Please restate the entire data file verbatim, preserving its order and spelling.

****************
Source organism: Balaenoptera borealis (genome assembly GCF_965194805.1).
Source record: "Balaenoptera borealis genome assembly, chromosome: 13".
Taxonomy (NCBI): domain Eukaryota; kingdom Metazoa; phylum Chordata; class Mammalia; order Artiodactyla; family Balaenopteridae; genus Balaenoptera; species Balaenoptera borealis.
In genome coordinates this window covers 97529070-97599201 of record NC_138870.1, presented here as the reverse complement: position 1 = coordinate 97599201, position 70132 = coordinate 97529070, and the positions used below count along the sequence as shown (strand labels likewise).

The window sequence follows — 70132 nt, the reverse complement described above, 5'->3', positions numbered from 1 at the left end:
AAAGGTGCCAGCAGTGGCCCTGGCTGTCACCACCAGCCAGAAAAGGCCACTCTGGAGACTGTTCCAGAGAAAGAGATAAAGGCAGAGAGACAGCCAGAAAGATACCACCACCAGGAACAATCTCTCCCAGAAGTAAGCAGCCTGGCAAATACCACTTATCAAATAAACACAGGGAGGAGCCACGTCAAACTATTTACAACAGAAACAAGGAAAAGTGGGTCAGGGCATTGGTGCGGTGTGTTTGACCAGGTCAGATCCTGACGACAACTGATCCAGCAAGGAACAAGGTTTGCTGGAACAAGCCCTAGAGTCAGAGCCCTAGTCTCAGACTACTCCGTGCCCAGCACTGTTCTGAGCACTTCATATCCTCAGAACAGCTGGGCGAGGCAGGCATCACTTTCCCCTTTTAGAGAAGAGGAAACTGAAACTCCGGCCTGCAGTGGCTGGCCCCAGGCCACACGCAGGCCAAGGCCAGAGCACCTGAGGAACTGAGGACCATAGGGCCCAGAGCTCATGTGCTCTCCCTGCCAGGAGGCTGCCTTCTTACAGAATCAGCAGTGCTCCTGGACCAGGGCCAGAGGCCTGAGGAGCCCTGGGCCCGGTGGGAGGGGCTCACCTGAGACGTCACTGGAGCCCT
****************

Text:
Source organism: Balaenoptera borealis (genome assembly GCF_965194805.1).
Source record: "Balaenoptera borealis genome assembly, chromosome: 13".
Taxonomy (NCBI): domain Eukaryota; kingdom Metazoa; phylum Chordata; class Mammalia; order Artiodactyla; family Balaenopteridae; genus Balaenoptera; species Balaenoptera borealis.
In genome coordinates this window covers 97529070-97599201 of record NC_138870.1, presented here as the reverse complement: position 1 = coordinate 97599201, position 70132 = coordinate 97529070, and the positions used below count along the sequence as shown (strand labels likewise).

The window sequence follows — 70132 nt, the reverse complement described above, 5'->3', positions numbered from 1 at the left end:
AAAGGTGCCAGCAGTGGCCCTGGCTGTCACCACCAGCCAGAAAAGGCCACTCTGGAGACTGTTCCAGAGAAAGAGATAAAGGCAGAGAGACAGCCAGAAAGATACCACCACCAGGAACAATCTCTCCCAGAAGTAAGCAGCCTGGCAAATACCACTTATCAAATAAACACAGGGAGGAGCCACGTCAAACTATTTACAACAGAAACAAGGAAAAGTGGGTCAGGGCATTGGTGCGGTGTGTTTGACCAGGTCAGATCCTGACGACAACTGATCCAGCAAGGAACAAGGTTTGCTGGAACAAGCCCTAGAGTCAGAGCCCTAGTCTCAGACTACTCCGTGCCCAGCACTGTTCTGAGCACTTCATATCCTCAGAACAGCTGGGCGAGGCAGGCATCACTTTCCCCTTTTAGAGAAGAGGAAACTGAAACTCCGGCCTGCAGTGGCTGGCCCCAGGCCACACGCAGGCCAAGGCCAGAGCACCTGAGGAACTGAGGACCATAGGGCCCAGAGCTCATGTGCTCTCCCTGCCAGGAGGCTGCCTTCTTACAGAATCAGCAGTGCTCCTGGACCAGGGCCAGAGGCCTGAGGAGCCCTGGGCCCGGTGGGAGGGGCTCACCTGAGACGTCACTGGAGCCCT